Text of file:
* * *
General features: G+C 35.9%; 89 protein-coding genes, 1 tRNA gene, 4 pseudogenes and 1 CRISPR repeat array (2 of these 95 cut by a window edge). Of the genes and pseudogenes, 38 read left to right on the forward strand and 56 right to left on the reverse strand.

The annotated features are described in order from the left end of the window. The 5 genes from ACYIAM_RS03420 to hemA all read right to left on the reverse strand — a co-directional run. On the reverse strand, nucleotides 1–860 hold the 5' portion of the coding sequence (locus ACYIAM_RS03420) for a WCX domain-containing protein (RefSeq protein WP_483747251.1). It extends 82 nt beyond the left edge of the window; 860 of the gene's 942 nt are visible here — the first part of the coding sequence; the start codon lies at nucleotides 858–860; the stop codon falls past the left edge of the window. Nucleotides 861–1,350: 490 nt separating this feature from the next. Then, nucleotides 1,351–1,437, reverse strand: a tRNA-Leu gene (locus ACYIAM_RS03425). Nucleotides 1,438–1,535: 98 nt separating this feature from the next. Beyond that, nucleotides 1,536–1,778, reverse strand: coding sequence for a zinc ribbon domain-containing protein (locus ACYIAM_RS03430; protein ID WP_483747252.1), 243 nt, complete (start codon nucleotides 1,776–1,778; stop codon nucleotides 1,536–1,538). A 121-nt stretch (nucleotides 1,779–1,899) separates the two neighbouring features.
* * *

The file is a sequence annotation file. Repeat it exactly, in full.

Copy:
General features: G+C 35.9%; 89 protein-coding genes, 1 tRNA gene, 4 pseudogenes and 1 CRISPR repeat array (2 of these 95 cut by a window edge). Of the genes and pseudogenes, 38 read left to right on the forward strand and 56 right to left on the reverse strand.

The annotated features are described in order from the left end of the window. The 5 genes from ACYIAM_RS03420 to hemA all read right to left on the reverse strand — a co-directional run. On the reverse strand, nucleotides 1–860 hold the 5' portion of the coding sequence (locus ACYIAM_RS03420) for a WCX domain-containing protein (RefSeq protein WP_483747251.1). It extends 82 nt beyond the left edge of the window; 860 of the gene's 942 nt are visible here — the first part of the coding sequence; the start codon lies at nucleotides 858–860; the stop codon falls past the left edge of the window. Nucleotides 861–1,350: 490 nt separating this feature from the next. Then, nucleotides 1,351–1,437, reverse strand: a tRNA-Leu gene (locus ACYIAM_RS03425). Nucleotides 1,438–1,535: 98 nt separating this feature from the next. Beyond that, nucleotides 1,536–1,778, reverse strand: coding sequence for a zinc ribbon domain-containing protein (locus ACYIAM_RS03430; protein ID WP_483747252.1), 243 nt, complete (start codon nucleotides 1,776–1,778; stop codon nucleotides 1,536–1,538). A 121-nt stretch (nucleotides 1,779–1,899) separates the two neighbouring features.